Alan~^~

What about the slide dropping on an empty chamber at the end of a mag. The majority of people set up their guns to not slide lock. So they are damaging it every time they run the gun dry?

Link to comment
Share on other sites

Empty chamber slide-drops have more impact than when chambering a round, so you're likely to get "trigger bounce" on a really light trigger job. If you hold the trigger back when dropping the slide on an empty chamber, it's probably going to be OK, but most don't do that when they are unfamiliar with the 1911.

Alan~^~

What about the slide dropping on an empty chamber at the end of a mag. The majority of people set up their guns to not slide lock. So they are damaging it every time they run the gun dry?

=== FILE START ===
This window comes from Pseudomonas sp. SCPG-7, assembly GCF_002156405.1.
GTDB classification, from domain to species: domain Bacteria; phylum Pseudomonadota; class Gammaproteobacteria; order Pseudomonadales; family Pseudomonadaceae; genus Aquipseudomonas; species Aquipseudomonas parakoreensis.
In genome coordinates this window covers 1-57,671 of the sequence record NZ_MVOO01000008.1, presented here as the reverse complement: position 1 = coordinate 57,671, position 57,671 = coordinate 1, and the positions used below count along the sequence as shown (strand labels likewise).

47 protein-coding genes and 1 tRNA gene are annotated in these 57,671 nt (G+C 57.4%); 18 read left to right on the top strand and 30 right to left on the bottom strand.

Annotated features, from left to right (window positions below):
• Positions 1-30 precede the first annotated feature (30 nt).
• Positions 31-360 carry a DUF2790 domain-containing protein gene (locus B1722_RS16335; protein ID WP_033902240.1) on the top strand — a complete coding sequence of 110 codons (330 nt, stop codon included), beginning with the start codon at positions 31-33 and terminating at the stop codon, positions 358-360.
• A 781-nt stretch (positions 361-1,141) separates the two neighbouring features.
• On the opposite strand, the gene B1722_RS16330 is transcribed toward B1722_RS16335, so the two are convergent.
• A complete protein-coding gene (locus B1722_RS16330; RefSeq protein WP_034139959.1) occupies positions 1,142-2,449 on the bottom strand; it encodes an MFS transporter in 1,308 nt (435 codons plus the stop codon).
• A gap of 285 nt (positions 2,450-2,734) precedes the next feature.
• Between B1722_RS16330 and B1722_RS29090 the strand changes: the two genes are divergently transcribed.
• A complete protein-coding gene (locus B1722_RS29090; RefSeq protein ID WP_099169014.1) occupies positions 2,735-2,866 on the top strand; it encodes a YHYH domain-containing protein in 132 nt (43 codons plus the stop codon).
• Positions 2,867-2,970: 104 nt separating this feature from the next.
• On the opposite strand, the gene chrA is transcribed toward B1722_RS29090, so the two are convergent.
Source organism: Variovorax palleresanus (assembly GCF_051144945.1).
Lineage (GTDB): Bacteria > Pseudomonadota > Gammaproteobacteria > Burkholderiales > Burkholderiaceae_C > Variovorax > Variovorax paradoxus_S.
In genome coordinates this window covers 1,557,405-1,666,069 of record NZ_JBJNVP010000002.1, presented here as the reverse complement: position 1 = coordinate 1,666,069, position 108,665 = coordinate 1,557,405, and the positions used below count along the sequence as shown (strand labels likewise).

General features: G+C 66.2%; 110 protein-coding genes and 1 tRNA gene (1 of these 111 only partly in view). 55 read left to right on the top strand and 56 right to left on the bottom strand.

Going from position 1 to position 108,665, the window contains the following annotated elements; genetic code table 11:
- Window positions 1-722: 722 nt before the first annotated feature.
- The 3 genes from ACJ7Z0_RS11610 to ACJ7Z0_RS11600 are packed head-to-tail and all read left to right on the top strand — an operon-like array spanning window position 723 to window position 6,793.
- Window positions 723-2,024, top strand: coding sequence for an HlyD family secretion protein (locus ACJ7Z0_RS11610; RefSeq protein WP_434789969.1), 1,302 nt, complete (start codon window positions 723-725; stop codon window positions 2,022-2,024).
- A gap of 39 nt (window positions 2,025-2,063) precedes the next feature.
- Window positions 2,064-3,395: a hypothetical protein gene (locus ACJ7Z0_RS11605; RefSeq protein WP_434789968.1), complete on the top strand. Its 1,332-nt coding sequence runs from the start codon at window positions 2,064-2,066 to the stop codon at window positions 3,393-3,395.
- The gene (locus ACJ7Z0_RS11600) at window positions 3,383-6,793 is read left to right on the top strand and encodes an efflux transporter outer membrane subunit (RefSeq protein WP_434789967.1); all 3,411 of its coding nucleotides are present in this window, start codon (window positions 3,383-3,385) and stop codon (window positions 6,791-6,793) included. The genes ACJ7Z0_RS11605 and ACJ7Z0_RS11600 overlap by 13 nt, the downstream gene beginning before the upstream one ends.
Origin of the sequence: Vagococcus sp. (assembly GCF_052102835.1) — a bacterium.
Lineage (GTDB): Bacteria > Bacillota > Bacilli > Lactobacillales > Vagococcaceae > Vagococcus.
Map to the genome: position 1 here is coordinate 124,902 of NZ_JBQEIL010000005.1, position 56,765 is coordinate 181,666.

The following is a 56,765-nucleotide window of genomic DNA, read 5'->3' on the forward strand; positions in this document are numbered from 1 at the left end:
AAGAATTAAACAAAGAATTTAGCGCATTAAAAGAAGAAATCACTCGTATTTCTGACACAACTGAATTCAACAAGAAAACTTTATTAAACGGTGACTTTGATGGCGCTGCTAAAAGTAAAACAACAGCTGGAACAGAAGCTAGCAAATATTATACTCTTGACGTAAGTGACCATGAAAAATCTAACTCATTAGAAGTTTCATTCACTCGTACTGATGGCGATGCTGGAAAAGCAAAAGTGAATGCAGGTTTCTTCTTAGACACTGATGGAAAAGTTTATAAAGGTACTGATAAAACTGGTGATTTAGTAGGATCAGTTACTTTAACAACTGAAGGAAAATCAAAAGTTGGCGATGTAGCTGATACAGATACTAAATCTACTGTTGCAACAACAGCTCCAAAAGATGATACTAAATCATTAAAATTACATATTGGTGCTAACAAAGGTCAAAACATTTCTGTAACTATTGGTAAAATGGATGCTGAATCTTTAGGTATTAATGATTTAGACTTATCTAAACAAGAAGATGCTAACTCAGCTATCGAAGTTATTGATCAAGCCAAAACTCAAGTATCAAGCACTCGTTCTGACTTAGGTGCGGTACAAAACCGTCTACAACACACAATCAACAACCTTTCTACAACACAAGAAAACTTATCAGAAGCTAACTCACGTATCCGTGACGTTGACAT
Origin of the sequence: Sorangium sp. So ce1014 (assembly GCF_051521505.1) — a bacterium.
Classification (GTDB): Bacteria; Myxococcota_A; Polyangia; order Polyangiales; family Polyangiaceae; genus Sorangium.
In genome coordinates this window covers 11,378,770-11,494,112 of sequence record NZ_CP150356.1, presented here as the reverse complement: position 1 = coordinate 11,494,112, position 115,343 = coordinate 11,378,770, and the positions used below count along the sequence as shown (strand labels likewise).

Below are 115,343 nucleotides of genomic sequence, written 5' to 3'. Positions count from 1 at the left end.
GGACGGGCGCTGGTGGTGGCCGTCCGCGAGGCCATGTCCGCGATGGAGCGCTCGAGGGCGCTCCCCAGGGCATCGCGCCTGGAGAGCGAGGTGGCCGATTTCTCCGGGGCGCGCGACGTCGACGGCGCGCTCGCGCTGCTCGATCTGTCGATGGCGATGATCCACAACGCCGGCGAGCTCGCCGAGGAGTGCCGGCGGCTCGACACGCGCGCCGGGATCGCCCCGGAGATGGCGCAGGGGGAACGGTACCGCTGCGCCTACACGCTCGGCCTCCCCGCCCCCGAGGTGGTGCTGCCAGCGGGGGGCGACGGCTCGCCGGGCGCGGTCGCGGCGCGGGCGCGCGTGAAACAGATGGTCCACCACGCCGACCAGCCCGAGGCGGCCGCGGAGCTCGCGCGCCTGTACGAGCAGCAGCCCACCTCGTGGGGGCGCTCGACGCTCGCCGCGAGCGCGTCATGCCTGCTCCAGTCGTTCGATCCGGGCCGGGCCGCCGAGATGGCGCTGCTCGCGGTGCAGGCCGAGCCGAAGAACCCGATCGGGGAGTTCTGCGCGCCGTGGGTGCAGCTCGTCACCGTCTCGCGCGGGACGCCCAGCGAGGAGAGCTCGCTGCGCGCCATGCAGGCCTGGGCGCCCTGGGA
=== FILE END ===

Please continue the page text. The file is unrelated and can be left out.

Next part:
Possibly. The difference there is that they probably still have the trigger pulled, i.e. holding it back until after the slide has returned to battery. I'm not fast enough to release a trigger before the slide returns. :roflol:

Alan~^~

Link to comment
Share on other sites

keeping the trigger pulled on a 1911 keeps the hammer and sear disconnected from each other, and this is what prevents battering the sear nose when the gun is running, and also on those guns that dont lock back on the last round. if you feel like dropping the slide on a empty 1911, its best to hold the trigger back, and also drag a thumb or finger on the slide to help keep velocity down. a nice crisp light trigger pull on a 1911 will last a very long time if not abused. on the other hand if you like to drop the slide alot, your gunsmith is gonna love you! lol

Link to comment
Share on other sites

Archived

This topic is now archived and is closed to further replies.

×
×
  • Create New...